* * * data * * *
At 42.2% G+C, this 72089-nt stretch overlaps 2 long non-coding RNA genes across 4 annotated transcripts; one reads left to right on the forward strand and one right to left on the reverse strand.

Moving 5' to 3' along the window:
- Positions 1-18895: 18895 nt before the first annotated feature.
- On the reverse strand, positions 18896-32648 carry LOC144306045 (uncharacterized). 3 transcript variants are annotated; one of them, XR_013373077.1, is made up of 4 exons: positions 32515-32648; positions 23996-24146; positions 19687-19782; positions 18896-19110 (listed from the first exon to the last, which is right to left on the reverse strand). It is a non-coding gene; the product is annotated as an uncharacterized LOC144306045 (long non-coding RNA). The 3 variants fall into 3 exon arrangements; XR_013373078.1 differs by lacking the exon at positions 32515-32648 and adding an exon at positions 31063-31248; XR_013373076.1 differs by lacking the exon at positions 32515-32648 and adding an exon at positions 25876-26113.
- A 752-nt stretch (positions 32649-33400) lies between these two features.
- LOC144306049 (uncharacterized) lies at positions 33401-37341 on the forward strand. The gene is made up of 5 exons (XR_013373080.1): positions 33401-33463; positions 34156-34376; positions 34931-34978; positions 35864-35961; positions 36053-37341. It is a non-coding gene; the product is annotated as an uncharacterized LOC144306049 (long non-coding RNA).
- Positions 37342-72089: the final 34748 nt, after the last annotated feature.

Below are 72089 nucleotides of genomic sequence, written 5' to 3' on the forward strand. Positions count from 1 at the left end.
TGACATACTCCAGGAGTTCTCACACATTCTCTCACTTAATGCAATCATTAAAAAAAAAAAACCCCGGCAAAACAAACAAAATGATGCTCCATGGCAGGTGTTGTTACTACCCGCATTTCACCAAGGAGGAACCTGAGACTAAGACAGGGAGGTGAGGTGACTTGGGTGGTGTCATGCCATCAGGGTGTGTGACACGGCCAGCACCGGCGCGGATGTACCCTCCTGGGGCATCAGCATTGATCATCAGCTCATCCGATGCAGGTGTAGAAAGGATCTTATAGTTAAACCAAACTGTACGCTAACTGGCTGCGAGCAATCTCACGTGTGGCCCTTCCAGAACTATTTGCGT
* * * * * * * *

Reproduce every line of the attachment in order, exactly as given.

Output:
At 42.2% G+C, this 72089-nt stretch overlaps 2 long non-coding RNA genes across 4 annotated transcripts; one reads left to right on the forward strand and one right to left on the reverse strand.

Moving 5' to 3' along the window:
- Positions 1-18895: 18895 nt before the first annotated feature.
- On the reverse strand, positions 18896-32648 carry LOC144306045 (uncharacterized). 3 transcript variants are annotated; one of them, XR_013373077.1, is made up of 4 exons: positions 32515-32648; positions 23996-24146; positions 19687-19782; positions 18896-19110 (listed from the first exon to the last, which is right to left on the reverse strand). It is a non-coding gene; the product is annotated as an uncharacterized LOC144306045 (long non-coding RNA). The 3 variants fall into 3 exon arrangements; XR_013373078.1 differs by lacking the exon at positions 32515-32648 and adding an exon at positions 31063-31248; XR_013373076.1 differs by lacking the exon at positions 32515-32648 and adding an exon at positions 25876-26113.
- A 752-nt stretch (positions 32649-33400) lies between these two features.
- LOC144306049 (uncharacterized) lies at positions 33401-37341 on the forward strand. The gene is made up of 5 exons (XR_013373080.1): positions 33401-33463; positions 34156-34376; positions 34931-34978; positions 35864-35961; positions 36053-37341. It is a non-coding gene; the product is annotated as an uncharacterized LOC144306049 (long non-coding RNA).
- Positions 37342-72089: the final 34748 nt, after the last annotated feature.

Below are 72089 nucleotides of genomic sequence, written 5' to 3' on the forward strand. Positions count from 1 at the left end.
TGACATACTCCAGGAGTTCTCACACATTCTCTCACTTAATGCAATCATTAAAAAAAAAAAACCCCGGCAAAACAAACAAAATGATGCTCCATGGCAGGTGTTGTTACTACCCGCATTTCACCAAGGAGGAACCTGAGACTAAGACAGGGAGGTGAGGTGACTTGGGTGGTGTCATGCCATCAGGGTGTGTGACACGGCCAGCACCGGCGCGGATGTACCCTCCTGGGGCATCAGCATTGATCATCAGCTCATCCGATGCAGGTGTAGAAAGGATCTTATAGTTAAACCAAACTGTACGCTAACTGGCTGCGAGCAATCTCACGTGTGGCCCTTCCAGAACTATTTGCGT